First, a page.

France: Use Bread as a Utensil

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The French never eat bread as an appetizer. Instead, it’s eaten with the meal and is used as a utensil to scoop up food off the plate and into the mouth. Bread is even placed directly on the table as a knife or fork would be.

Georgia: Make a Toast, Then Empty Your Glass in One Sip

In the republic of Georgia, toasting lasts for hours. Everyone at the table goes around in a circle making toasts before emptying their glasses in one big sip. Once every person at the table has made a toast, they go around the circle again. Ten to 15 (small) glasses per person are typically consumed in an evening, and Georgians only toast with wine or vodka, or with beer if they wish someone bad luck.

Germany: Don’t Be Fashionably Late

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Germans never arrive fashionably late because lateness is thought to be very rude.

India: Eat With Your Left Hand

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In India, only the right hand is used for eating and passing food because the left hand is considered unclean.

Italy: Don’t Put Parmigiano on Pizza

If your pizza doesn’t have Parmigiano on it, it’s not a good idea to ask for it. Putting Parmigiano on pizza is considered a culinary sin in Italy.

Japan: Slurp Your Food to Say Thank You

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Slurping, usually when eating noodles or soup, is a sign of appreciation for the chef. The louder the slurp, the greater the thanks.

Korea: Cross Your Arms to Accept a Drink or Food

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When accepting any food or drink, Koreans cross their left arm over their right.

Mexico: Only Eat Tacos with Your Hands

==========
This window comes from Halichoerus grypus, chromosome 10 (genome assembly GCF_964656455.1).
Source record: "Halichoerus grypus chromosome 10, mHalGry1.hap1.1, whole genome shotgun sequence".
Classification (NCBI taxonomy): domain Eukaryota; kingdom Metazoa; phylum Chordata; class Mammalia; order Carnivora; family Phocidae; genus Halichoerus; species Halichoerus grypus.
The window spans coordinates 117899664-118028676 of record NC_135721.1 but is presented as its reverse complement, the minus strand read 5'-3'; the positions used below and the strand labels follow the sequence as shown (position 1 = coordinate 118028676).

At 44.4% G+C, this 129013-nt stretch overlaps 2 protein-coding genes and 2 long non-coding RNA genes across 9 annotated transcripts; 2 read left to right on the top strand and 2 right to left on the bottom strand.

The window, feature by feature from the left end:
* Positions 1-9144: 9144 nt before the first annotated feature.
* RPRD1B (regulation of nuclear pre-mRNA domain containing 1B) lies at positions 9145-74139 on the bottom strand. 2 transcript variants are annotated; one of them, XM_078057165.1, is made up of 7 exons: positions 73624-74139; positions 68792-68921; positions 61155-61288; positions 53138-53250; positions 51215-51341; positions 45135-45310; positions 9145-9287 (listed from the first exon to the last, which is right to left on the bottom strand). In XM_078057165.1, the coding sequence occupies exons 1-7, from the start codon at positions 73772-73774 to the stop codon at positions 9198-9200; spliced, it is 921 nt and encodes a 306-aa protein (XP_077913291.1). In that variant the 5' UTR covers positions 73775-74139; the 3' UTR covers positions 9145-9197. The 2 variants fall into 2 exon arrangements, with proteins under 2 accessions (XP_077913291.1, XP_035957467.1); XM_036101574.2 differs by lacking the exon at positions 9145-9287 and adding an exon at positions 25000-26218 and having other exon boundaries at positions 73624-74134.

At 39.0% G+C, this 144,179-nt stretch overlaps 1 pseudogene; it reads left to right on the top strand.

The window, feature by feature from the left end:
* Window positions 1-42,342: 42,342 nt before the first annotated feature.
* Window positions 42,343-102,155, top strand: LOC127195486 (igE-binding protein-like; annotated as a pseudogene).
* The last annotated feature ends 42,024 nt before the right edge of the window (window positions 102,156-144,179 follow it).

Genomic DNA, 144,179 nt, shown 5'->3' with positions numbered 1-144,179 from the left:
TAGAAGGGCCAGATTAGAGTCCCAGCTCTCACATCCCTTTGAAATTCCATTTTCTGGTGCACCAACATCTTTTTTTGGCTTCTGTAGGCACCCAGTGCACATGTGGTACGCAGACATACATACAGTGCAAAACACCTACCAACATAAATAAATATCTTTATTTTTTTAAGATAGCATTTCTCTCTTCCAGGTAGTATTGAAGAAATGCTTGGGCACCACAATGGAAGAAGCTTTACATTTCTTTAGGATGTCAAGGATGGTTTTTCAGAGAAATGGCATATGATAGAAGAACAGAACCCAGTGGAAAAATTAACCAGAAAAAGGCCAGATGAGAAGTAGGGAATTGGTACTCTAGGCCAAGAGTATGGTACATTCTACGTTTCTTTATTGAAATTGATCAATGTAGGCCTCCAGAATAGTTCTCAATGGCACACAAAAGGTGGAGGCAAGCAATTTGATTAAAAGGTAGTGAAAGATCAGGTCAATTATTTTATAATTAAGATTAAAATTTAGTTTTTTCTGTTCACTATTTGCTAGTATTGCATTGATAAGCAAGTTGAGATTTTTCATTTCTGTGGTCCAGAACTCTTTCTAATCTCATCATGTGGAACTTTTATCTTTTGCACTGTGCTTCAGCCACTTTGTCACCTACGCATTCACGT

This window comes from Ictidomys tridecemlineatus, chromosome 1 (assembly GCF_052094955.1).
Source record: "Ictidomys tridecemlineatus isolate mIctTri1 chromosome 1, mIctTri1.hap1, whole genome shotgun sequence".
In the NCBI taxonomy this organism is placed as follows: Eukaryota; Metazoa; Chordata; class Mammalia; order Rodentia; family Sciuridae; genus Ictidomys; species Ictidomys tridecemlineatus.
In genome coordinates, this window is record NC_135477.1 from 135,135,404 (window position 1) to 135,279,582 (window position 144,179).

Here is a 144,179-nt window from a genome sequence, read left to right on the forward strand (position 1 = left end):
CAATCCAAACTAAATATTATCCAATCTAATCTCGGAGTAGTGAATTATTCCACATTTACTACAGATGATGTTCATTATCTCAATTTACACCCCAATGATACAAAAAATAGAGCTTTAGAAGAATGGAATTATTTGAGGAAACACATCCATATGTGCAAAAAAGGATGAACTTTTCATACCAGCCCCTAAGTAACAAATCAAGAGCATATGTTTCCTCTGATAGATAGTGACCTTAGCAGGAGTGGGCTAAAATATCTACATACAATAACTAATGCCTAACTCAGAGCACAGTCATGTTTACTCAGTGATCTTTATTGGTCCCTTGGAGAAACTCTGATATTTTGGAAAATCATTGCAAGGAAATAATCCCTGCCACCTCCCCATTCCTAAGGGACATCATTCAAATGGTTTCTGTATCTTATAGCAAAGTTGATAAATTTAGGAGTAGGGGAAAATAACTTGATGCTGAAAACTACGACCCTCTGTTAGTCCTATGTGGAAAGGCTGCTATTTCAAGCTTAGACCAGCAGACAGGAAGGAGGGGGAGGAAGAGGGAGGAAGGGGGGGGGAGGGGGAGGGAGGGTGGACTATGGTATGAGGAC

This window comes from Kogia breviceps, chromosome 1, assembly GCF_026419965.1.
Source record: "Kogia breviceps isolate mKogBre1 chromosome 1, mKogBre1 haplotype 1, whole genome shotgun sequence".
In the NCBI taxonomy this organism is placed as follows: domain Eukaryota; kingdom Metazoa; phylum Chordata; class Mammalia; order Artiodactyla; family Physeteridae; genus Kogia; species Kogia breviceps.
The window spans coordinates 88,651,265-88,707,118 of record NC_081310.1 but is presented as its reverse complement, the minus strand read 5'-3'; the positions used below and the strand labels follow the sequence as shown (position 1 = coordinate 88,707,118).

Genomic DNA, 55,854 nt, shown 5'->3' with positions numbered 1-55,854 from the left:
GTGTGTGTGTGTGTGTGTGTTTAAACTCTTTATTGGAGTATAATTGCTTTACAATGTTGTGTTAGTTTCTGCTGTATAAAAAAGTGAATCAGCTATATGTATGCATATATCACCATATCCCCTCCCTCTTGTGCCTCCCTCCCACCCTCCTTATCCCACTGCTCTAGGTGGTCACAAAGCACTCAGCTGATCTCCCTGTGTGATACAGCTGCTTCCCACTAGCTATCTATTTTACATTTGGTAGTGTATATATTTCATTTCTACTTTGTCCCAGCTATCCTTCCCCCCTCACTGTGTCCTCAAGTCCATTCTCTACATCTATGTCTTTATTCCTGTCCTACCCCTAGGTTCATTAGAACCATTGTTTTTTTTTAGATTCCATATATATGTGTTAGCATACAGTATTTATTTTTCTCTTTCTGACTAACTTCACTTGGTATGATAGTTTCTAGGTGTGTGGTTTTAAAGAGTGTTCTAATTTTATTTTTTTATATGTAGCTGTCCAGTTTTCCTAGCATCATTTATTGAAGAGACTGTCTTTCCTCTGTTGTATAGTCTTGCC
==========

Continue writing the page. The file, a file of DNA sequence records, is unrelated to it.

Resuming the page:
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Eating a taco with a fork and knife in Mexico marks you as a food snob.

Russia: Drink Vodka Neat and Always Accept a Drink

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In Russia, vodka is drunk neat. Adding a mixer, or even ice, would be polluting vodka’s purity. The only exception is beer, which, when mixed with vodka, becomes a drink called "yorsh." Offering someone a drink is a sign of trust and friendship, and turning it down is very offensive.

Switzerland: Keep Your Hands on the Table

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Resting your hands on the table for an entire meal is the polite way to eat in Switzerland. Elbows, however, are never allowed on the table.

Thailand: Don't Eat Rice with a Fork

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In Thailand when eating a dish that contains rice, forks are not used, and chopsticks are generally unacceptable eating utensils. Spoons are the most appropriate choice.

Tanzania: Hide the Soles of Your Feet

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Eating on a carpet or mat in Tanzania is customary, but showing the soles of your feet is seen as impolite.